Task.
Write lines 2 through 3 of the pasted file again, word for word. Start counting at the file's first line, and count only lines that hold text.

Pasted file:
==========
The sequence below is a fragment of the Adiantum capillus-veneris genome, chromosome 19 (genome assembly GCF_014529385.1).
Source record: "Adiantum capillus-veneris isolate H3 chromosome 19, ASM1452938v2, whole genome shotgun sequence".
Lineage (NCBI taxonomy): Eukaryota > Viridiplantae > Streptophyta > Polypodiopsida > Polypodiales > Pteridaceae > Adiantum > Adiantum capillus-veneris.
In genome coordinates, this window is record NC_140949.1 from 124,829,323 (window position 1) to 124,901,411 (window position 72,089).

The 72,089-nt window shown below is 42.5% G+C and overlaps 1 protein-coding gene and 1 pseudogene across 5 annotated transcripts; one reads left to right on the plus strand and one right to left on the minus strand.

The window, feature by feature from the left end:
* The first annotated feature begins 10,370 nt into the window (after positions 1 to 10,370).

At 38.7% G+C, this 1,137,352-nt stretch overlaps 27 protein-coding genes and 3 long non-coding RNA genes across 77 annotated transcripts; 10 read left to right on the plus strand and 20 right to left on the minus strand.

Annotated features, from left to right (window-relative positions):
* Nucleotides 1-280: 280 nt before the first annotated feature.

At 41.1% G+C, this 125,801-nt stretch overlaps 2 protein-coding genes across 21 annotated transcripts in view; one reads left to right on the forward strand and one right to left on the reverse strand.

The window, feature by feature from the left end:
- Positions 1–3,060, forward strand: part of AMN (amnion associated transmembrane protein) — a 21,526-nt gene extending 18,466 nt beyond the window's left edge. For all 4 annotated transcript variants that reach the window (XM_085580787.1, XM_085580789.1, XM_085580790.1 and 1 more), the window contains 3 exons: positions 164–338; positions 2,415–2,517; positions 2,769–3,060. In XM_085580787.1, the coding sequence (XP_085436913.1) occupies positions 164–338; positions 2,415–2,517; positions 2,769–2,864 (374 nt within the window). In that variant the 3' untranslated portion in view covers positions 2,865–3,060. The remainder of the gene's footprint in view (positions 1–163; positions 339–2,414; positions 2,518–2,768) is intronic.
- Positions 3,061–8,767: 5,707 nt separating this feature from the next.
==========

Source record: "Adiantum capillus-veneris isolate H3 chromosome 19, ASM1452938v2, whole genome shotgun sequence".
Lineage (NCBI taxonomy): Eukaryota > Viridiplantae > Streptophyta > Polypodiopsida > Polypodiales > Pteridaceae > Adiantum > Adiantum capillus-veneris.